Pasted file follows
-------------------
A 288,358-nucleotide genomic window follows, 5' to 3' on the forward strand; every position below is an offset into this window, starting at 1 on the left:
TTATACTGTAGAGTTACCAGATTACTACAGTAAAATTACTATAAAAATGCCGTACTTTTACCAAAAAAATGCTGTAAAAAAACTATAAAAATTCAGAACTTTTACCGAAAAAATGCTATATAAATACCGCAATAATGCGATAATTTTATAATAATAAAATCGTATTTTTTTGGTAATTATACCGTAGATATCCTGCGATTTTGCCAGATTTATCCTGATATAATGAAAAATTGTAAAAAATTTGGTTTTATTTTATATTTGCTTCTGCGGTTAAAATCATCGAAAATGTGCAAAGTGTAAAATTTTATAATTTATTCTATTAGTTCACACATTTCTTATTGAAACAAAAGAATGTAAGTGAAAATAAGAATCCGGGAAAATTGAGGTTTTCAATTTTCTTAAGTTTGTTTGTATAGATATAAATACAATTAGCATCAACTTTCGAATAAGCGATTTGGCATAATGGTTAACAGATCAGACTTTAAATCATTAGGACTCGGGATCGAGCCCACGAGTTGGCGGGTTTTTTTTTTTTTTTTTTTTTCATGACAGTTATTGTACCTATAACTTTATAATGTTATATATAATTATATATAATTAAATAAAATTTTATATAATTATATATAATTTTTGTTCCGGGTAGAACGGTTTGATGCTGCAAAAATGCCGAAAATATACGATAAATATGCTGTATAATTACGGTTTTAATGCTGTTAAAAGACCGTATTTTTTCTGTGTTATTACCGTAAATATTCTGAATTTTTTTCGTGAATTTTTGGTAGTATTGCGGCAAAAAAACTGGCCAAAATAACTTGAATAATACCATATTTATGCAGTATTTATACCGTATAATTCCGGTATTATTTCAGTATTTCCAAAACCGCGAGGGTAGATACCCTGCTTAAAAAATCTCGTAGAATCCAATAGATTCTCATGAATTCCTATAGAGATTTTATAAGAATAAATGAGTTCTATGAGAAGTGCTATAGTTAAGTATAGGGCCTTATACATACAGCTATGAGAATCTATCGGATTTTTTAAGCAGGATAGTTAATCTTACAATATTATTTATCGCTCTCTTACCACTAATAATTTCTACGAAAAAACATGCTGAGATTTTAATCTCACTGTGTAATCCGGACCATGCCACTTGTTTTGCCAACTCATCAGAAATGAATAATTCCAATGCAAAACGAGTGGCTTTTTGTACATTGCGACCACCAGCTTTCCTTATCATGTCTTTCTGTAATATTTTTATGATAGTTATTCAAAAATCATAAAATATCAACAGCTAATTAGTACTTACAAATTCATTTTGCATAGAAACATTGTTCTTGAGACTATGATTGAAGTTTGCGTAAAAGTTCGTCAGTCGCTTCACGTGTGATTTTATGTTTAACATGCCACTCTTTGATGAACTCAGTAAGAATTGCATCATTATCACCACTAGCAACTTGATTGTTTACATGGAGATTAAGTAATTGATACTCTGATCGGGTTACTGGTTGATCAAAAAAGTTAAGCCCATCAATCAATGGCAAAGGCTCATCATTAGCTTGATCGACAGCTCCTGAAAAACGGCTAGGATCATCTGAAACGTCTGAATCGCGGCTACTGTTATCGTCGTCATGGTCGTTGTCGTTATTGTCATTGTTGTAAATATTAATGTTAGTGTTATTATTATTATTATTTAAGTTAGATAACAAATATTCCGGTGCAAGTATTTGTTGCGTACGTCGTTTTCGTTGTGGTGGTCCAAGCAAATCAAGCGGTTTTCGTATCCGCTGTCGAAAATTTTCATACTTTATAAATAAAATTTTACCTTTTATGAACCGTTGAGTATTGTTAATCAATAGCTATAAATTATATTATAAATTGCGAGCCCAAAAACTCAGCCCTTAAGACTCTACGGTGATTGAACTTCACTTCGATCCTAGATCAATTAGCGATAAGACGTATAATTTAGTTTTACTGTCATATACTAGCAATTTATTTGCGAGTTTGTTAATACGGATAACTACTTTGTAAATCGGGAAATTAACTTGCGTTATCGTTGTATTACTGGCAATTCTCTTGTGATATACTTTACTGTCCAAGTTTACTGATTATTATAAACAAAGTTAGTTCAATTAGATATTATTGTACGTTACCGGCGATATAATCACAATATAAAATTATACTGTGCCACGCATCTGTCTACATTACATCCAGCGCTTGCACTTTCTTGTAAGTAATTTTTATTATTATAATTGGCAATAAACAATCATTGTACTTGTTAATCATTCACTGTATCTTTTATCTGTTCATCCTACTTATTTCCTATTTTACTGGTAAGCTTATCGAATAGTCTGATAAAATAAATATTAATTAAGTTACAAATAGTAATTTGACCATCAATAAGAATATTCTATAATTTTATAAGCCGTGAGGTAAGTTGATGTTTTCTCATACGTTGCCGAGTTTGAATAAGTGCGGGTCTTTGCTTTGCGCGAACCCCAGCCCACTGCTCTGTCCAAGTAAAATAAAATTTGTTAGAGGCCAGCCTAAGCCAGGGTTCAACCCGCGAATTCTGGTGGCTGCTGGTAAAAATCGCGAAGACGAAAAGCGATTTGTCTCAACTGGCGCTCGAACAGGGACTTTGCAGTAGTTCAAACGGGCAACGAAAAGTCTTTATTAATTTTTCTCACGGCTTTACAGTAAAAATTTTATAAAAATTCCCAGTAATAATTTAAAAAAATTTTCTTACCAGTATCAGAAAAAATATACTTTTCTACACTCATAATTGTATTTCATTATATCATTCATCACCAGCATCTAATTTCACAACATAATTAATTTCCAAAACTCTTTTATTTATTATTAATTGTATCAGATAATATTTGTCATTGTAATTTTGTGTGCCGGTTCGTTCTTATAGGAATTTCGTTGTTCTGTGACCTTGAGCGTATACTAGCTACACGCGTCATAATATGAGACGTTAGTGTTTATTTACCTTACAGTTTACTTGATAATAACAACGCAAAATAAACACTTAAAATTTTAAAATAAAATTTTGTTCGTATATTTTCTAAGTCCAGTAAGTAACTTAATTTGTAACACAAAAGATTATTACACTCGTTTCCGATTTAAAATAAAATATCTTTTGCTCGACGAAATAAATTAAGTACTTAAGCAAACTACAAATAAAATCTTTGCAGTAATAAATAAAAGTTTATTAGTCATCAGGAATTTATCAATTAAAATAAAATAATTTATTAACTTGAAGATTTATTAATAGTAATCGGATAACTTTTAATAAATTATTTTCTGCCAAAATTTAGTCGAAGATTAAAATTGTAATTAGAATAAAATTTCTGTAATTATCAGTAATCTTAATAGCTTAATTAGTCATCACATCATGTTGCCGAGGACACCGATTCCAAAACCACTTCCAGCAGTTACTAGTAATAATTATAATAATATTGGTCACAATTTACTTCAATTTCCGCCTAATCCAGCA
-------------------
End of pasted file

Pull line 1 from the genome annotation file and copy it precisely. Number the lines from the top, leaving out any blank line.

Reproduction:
A 288,358-nucleotide genomic window follows, 5' to 3' on the forward strand; every position below is an offset into this window, starting at 1 on the left: